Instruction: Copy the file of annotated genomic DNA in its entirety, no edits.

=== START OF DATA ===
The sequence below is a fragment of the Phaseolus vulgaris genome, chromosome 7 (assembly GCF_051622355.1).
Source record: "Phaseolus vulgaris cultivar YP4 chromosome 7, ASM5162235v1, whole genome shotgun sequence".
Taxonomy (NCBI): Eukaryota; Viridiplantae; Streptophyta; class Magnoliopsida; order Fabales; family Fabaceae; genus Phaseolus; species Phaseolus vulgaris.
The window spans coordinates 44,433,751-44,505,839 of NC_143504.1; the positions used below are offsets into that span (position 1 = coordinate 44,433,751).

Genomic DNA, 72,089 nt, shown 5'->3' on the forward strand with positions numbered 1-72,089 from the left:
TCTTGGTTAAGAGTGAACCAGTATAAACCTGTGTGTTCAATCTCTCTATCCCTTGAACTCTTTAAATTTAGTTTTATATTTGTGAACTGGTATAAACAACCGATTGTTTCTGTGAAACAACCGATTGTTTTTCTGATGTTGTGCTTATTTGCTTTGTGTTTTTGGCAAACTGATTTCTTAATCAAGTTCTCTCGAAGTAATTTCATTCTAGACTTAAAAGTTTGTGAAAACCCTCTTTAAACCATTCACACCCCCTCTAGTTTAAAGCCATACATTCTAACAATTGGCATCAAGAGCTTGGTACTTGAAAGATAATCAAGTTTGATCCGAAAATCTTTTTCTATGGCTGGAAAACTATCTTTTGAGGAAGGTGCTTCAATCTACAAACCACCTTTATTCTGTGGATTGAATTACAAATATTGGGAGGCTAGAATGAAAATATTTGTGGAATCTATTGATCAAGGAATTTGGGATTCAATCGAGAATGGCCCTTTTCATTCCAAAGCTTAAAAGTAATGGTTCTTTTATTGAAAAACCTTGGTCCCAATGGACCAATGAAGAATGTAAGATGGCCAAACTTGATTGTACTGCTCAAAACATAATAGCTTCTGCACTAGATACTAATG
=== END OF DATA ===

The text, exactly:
The sequence below is a fragment of the Phaseolus vulgaris genome, chromosome 7 (assembly GCF_051622355.1).
Source record: "Phaseolus vulgaris cultivar YP4 chromosome 7, ASM5162235v1, whole genome shotgun sequence".
Taxonomy (NCBI): Eukaryota; Viridiplantae; Streptophyta; class Magnoliopsida; order Fabales; family Fabaceae; genus Phaseolus; species Phaseolus vulgaris.
The window spans coordinates 44,433,751-44,505,839 of NC_143504.1; the positions used below are offsets into that span (position 1 = coordinate 44,433,751).

Genomic DNA, 72,089 nt, shown 5'->3' on the forward strand with positions numbered 1-72,089 from the left:
TCTTGGTTAAGAGTGAACCAGTATAAACCTGTGTGTTCAATCTCTCTATCCCTTGAACTCTTTAAATTTAGTTTTATATTTGTGAACTGGTATAAACAACCGATTGTTTCTGTGAAACAACCGATTGTTTTTCTGATGTTGTGCTTATTTGCTTTGTGTTTTTGGCAAACTGATTTCTTAATCAAGTTCTCTCGAAGTAATTTCATTCTAGACTTAAAAGTTTGTGAAAACCCTCTTTAAACCATTCACACCCCCTCTAGTTTAAAGCCATACATTCTAACAATTGGCATCAAGAGCTTGGTACTTGAAAGATAATCAAGTTTGATCCGAAAATCTTTTTCTATGGCTGGAAAACTATCTTTTGAGGAAGGTGCTTCAATCTACAAACCACCTTTATTCTGTGGATTGAATTACAAATATTGGGAGGCTAGAATGAAAATATTTGTGGAATCTATTGATCAAGGAATTTGGGATTCAATCGAGAATGGCCCTTTTCATTCCAAAGCTTAAAAGTAATGGTTCTTTTATTGAAAAACCTTGGTCCCAATGGACCAATGAAGAATGTAAGATGGCCAAACTTGATTGTACTGCTCAAAACATAATAGCTTCTGCACTAGATACTAATG